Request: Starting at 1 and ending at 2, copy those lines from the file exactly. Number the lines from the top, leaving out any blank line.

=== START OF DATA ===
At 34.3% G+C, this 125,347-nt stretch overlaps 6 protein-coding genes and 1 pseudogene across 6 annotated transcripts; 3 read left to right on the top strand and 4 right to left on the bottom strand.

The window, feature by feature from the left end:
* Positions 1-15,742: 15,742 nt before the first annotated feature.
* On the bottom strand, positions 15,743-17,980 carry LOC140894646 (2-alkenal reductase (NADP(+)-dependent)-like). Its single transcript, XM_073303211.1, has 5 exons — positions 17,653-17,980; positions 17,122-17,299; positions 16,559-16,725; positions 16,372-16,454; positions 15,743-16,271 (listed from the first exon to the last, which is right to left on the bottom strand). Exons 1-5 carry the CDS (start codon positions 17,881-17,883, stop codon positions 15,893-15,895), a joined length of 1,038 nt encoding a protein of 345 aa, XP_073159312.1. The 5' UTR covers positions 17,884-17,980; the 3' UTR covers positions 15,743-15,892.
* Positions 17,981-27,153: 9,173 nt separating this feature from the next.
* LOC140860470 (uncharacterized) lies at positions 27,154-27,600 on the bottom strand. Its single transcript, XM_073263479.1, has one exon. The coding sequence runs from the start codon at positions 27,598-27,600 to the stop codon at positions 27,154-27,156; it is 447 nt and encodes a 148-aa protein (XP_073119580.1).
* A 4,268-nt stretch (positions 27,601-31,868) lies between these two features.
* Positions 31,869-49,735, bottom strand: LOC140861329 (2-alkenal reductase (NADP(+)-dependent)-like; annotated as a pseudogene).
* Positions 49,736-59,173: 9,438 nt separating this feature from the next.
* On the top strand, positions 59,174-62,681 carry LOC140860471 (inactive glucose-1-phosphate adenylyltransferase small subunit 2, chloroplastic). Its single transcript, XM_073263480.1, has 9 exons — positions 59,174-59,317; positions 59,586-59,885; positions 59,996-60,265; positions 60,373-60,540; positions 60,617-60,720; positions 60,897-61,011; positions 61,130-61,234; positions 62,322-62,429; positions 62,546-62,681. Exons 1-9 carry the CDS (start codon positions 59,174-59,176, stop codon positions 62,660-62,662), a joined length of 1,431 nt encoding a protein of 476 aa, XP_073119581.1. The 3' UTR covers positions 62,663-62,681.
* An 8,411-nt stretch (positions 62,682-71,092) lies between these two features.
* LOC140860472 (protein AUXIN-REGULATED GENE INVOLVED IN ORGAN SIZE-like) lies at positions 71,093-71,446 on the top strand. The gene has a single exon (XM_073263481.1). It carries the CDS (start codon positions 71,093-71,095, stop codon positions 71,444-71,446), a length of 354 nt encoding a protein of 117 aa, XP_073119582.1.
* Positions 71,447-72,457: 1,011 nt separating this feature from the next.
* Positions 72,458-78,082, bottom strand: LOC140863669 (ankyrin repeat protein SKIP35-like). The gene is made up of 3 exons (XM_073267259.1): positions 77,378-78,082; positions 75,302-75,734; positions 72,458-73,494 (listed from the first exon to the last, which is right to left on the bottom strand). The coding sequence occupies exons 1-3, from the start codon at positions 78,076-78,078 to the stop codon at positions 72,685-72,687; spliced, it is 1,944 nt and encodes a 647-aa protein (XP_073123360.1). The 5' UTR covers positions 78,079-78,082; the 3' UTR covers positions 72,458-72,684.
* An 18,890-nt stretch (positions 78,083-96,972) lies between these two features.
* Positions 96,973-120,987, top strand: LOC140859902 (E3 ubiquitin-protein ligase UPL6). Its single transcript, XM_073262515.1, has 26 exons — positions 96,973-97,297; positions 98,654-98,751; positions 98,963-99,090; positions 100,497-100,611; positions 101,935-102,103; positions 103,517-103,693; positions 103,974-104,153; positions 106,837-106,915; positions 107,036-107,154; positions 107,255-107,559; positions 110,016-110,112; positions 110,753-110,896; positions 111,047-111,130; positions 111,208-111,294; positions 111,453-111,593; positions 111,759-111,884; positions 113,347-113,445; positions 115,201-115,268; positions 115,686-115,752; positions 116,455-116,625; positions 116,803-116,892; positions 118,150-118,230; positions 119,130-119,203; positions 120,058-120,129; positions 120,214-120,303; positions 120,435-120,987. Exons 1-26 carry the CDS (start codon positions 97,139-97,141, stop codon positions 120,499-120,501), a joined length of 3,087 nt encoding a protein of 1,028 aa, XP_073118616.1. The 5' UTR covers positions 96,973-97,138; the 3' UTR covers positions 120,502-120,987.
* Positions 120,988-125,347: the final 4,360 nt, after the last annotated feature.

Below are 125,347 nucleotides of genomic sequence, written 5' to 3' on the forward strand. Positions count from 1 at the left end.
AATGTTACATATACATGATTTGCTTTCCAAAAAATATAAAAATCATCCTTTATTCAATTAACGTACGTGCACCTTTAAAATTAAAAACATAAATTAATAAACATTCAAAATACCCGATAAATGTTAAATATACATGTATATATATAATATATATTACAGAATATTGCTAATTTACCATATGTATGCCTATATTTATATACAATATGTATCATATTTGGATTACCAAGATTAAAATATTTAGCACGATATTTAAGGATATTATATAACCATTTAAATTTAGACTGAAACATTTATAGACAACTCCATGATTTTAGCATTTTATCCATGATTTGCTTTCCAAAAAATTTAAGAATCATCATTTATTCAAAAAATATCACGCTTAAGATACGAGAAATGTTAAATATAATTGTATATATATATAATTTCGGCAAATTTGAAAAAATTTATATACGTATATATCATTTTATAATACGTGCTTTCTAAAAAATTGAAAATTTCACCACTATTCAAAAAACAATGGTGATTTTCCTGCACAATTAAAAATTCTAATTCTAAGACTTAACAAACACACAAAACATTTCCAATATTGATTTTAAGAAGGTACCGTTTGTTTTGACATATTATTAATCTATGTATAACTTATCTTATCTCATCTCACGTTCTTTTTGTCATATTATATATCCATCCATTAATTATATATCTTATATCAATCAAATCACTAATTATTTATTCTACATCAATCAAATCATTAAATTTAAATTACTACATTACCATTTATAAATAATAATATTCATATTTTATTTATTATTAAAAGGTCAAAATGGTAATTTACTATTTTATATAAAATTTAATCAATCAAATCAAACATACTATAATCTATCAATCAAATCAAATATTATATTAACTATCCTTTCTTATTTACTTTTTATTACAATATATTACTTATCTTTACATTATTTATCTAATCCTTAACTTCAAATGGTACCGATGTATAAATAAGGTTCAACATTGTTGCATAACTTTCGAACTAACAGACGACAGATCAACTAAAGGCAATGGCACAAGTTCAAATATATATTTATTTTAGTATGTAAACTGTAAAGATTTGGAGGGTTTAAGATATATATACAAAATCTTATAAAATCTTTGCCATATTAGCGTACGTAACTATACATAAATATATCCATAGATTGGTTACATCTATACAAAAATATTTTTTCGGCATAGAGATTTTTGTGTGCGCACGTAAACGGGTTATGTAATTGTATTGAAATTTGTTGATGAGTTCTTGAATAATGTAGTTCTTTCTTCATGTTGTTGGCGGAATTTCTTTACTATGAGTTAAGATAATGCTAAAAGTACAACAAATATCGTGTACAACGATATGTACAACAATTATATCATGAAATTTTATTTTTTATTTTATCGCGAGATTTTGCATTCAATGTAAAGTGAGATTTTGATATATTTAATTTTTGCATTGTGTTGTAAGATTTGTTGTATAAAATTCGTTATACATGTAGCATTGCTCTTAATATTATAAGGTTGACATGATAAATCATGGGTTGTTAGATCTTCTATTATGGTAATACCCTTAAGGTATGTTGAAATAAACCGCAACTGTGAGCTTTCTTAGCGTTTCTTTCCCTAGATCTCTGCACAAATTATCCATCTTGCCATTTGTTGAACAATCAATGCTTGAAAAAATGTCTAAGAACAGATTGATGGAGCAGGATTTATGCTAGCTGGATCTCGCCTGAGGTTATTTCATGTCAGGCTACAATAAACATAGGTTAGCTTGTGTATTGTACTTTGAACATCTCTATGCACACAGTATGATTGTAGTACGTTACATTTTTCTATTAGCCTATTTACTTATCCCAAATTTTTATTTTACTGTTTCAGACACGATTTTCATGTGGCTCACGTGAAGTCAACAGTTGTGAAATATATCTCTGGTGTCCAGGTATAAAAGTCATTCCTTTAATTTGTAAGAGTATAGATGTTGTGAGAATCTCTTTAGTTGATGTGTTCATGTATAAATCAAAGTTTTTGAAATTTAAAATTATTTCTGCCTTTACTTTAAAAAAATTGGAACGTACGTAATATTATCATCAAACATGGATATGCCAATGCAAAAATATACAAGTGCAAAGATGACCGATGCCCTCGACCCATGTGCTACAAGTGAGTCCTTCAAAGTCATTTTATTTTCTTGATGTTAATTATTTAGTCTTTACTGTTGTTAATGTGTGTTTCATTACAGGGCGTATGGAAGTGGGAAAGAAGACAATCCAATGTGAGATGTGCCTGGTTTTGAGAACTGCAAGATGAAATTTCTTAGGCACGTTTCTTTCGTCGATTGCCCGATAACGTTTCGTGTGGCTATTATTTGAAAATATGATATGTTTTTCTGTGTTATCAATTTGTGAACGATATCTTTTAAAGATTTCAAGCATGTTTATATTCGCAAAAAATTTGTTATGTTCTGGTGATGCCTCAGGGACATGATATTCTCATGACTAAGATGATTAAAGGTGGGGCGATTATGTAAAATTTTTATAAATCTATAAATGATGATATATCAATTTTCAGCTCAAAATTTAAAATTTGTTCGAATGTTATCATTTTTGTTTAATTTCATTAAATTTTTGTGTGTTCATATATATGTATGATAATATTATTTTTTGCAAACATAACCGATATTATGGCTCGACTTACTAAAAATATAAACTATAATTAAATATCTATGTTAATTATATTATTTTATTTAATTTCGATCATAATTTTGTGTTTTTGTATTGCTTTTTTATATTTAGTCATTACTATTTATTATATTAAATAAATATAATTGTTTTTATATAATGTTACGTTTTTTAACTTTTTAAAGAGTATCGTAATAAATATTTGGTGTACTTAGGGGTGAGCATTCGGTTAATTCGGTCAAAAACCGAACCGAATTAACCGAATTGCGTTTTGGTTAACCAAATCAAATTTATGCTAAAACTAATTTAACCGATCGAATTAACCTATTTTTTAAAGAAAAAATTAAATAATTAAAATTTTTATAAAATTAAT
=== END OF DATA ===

At 34.3% G+C, this 125,347-nt stretch overlaps 6 protein-coding genes and 1 pseudogene across 6 annotated transcripts; 3 read left to right on the top strand and 4 right to left on the bottom strand.

The window, feature by feature from the left end: